Africa Crisis Hub – A Pan-African Communication Crisis strategy

Written by ADEPT

16 September 2020

Africa Crisis Hub – A Pan-African Communication Crisis strategy


Owing to the major role played by African diaspora organisations and individuals in the African continent’s development, ADEPT, the Africa-Europe Diaspora Development Platform, is keen to highlight initiatives of the African diaspora based in the EU but also in Switzerland, the United Kingdom and Norway. ADEPT works towards achieving a main goal: improving and strengthening the capacity and impact of African diaspora organizations involved in Africa’s development activities.

Today, we will focus on an organization called “Africa Crisis Hub”. For a good reason, the organization’s slogan is: « Reaching at-risk communities via innovative and creative crisis communications ». Past suspicion towards public health interventions in response to Ebola accounts for Africa Crisis Hub’s approach which is particularly relevant and timely in the context of COVID-19.

Even though the organization began its activities in March 2020, which was the period when the COVID-19 upended the social life of all populations throughout the world, the founder Ariane Takyi, who’s a consultant living in Brussels, and her collaborators want their effort in providing crisis communications to continue for the years to come.

The organization is headquartered in Europe and Africa. Thanks to its collaboration with 84 grassroots movements and 26 translators, Africa Crisis Hub team manages to operate in 19 countries of Sub-Saharan Africa.

Africa Crisis Hub’s current actions

In order to facilitate the understanding of barrier gestures by local populations, the organization has implemented different systems. This is the case for the « Stay at home » documentation, which has been placed in areas with high attendance. Reminders and markers of social distancing were posted at community water pumps. Handwashing instructions are shown through graphs to improve understanding. News about the virus is verified and translated into local languages. Finally, they’ve used NFC technology to provide access to up-to-date information.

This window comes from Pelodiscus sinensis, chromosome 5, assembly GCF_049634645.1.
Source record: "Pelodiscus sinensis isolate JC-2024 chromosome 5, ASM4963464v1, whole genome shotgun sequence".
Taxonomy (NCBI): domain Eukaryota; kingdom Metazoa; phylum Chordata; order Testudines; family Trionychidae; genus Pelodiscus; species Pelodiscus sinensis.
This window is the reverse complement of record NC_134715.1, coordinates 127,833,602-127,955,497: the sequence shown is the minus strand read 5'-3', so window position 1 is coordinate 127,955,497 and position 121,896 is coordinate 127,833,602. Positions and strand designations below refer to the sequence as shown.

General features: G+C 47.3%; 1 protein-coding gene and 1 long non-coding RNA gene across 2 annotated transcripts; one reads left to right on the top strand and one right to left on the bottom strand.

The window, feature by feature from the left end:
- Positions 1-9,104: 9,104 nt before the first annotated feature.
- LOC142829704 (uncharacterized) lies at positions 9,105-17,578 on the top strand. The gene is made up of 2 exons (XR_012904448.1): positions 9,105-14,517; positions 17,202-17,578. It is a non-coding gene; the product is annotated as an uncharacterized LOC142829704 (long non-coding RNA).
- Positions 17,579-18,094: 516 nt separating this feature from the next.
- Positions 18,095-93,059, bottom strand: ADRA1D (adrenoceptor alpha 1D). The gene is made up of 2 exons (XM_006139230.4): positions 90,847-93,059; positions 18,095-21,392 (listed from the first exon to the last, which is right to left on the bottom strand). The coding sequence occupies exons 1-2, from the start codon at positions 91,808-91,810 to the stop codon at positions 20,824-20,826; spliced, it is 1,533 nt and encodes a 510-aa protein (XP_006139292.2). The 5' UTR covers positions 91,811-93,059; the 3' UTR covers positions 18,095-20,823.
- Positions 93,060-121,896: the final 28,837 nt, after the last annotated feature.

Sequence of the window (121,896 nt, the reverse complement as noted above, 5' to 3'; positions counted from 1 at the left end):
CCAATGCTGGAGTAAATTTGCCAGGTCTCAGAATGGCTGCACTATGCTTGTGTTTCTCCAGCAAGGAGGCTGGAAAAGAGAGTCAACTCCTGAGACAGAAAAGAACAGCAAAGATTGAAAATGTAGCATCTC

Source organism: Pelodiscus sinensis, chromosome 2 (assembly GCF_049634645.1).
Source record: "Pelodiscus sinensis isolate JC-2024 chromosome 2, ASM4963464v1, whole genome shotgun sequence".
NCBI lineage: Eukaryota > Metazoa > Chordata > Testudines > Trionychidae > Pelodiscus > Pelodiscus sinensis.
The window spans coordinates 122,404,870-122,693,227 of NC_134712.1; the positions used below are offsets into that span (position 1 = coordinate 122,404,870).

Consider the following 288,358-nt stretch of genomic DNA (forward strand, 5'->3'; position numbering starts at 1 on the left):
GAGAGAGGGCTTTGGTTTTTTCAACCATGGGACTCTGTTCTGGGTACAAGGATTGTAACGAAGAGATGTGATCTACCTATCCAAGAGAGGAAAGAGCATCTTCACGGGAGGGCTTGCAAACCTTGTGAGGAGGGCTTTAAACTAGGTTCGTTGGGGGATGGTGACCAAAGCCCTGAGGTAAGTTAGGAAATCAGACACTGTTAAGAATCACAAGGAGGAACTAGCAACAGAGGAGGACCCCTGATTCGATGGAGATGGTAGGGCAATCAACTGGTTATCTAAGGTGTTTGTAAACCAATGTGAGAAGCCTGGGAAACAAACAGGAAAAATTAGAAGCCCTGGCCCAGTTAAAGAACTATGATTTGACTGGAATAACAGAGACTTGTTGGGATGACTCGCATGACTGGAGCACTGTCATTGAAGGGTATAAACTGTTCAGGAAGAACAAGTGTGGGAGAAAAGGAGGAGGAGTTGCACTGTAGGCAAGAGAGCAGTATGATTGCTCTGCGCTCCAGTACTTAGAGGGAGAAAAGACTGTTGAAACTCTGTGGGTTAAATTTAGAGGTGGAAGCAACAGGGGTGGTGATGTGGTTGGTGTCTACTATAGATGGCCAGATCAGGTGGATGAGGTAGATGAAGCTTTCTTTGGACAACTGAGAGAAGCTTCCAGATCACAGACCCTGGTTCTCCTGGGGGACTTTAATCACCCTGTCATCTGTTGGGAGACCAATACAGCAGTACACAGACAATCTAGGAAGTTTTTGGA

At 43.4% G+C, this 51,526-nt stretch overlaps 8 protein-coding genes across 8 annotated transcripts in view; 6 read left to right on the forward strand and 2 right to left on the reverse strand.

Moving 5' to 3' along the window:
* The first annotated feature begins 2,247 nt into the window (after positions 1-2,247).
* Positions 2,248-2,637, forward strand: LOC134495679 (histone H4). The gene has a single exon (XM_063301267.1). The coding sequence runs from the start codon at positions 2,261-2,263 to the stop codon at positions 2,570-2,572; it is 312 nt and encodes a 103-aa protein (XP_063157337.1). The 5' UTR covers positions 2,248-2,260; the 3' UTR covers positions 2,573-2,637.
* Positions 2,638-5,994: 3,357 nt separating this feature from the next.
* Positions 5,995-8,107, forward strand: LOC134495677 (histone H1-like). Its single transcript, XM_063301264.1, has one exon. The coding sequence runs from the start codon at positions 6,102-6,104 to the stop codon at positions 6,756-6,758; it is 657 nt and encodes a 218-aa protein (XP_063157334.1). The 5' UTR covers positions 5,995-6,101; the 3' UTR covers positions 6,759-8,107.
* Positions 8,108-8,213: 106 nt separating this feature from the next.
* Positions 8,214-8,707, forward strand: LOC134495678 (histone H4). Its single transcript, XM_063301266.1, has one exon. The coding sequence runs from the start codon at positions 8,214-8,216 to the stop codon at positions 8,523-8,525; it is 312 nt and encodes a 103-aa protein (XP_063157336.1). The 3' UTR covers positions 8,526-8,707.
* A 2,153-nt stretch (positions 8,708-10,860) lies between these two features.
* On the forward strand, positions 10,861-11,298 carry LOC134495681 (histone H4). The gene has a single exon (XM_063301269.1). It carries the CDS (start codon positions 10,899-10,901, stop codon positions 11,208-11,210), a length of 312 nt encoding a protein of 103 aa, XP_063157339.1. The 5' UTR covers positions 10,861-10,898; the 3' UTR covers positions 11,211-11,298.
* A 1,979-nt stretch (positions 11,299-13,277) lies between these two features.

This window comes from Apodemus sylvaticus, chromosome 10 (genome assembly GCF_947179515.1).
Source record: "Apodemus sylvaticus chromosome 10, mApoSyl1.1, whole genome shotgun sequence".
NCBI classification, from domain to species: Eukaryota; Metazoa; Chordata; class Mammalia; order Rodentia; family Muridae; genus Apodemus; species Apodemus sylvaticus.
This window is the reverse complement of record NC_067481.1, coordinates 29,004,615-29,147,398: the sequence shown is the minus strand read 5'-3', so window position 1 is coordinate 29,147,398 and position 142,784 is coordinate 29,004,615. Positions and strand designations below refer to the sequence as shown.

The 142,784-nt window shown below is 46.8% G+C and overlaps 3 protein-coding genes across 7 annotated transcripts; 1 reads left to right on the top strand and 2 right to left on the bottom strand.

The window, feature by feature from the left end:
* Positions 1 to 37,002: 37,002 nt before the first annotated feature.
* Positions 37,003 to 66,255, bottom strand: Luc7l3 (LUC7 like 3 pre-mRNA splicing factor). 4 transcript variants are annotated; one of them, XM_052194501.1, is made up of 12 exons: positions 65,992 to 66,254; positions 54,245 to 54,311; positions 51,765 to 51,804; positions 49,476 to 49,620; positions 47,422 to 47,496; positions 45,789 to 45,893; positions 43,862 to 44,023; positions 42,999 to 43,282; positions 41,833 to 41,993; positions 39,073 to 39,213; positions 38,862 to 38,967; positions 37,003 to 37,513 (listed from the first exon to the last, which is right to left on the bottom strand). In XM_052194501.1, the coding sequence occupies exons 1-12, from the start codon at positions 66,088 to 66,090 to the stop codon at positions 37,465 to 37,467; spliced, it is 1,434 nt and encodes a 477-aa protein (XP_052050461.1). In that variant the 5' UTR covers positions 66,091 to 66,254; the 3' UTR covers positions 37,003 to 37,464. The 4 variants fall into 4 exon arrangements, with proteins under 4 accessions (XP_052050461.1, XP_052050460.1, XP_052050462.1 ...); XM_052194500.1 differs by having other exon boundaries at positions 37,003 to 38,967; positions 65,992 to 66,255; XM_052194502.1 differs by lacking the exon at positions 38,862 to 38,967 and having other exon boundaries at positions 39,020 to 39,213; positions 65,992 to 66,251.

The response to an important need

To demonstrate the magnitude of the need addressed by Ariane Takyi, here are a few numbers. It’s important to know that in Sub-Saharan Africa, 220 million Africans live in rural areas, 203 million people are illiterate and 400 million people lack digital access. In total, more than 820 million Africans are likely to be helped by proper communication crisis strategies and tools such as those proposed by this young Brussels consultant.

Africa Crisis Hub team does not work alone and is supported by many other stakeholders to strengthen their capacity to build their project. These « generous hands » come from organizations such as Peace First, Santander Bank which provides their share of aid through the Portsmouth University and finally from the African Development Bank.

What are the project results?

Africa Crisis Hub project is more than encouraging in terms of feedback and satisfaction. The organization has already received a good number of positive reports from the grassroots. This constitutes a boost for the whole team that has been contacted by many institutions wishing to benefit from their extension services.

Africa Crisis Hub wishes to produce an impact report by the end of the year 2020. The objective of this evaluation will be to assess their ability to attain their targets and to develop further.

They currently target 85 movements, thus creating a larger group of translators in order to further break down language barriers, whilst making content accessible to a larger number of people. Their ultimate goal would be to reach more than a thousand local movements.

Africa Crisis Hub on social networks:

TwitterFacebookInstagramLinkedInAfrica Crisis Hub website

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